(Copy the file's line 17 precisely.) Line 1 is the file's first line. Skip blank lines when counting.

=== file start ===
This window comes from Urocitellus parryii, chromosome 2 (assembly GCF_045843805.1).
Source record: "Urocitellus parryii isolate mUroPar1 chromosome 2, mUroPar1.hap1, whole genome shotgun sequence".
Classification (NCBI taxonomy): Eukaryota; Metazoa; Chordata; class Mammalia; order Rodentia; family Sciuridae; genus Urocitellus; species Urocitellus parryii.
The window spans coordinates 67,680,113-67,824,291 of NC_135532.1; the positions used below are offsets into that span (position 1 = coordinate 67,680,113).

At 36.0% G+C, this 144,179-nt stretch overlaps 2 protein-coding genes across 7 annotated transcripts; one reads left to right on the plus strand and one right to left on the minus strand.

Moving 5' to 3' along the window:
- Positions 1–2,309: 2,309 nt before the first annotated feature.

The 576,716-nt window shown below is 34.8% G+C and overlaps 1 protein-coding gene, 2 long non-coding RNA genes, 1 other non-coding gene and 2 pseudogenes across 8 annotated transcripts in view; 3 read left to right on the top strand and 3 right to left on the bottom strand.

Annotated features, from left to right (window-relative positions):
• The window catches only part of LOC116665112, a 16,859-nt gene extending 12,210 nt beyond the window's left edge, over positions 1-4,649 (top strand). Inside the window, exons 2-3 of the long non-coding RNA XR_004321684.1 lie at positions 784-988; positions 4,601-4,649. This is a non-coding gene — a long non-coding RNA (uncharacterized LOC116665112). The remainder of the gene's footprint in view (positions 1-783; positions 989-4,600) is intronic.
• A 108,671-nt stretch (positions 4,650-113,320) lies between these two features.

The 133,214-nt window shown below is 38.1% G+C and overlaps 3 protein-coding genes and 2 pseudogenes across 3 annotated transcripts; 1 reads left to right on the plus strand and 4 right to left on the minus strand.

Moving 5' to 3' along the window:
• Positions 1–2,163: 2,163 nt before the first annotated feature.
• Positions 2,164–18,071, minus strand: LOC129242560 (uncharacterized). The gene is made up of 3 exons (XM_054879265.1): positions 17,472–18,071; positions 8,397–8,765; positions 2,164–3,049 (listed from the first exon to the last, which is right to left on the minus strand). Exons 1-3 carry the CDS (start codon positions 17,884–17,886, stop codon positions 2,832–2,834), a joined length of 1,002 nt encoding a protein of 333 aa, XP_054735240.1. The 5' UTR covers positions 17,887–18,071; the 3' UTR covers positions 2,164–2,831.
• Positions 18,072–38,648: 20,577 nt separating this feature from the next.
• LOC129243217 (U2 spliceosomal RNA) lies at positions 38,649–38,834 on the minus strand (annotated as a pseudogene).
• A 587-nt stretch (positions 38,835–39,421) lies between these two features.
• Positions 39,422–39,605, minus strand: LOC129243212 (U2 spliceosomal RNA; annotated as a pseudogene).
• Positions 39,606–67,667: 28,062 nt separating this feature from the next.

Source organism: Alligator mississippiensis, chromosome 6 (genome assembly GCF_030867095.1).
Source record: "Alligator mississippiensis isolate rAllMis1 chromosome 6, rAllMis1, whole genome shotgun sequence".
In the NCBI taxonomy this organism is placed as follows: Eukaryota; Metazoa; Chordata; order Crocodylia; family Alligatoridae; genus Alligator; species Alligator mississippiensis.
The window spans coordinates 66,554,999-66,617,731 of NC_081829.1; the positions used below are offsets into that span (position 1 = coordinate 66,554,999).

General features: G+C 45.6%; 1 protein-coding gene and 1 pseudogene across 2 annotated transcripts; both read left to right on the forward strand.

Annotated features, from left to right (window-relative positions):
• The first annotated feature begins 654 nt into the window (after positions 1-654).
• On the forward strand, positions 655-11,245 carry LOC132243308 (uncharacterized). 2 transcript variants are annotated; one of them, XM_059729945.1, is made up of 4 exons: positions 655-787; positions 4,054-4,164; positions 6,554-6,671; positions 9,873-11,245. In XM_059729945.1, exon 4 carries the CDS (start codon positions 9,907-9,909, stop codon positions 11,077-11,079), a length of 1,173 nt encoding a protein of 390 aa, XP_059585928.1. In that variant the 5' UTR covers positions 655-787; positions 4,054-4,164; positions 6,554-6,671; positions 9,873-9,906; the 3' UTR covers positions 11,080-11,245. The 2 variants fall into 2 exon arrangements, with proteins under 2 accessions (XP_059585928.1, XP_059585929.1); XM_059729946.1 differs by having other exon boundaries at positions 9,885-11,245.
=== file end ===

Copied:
• LOC129243217 (U2 spliceosomal RNA) lies at positions 38,649–38,834 on the minus strand (annotated as a pseudogene).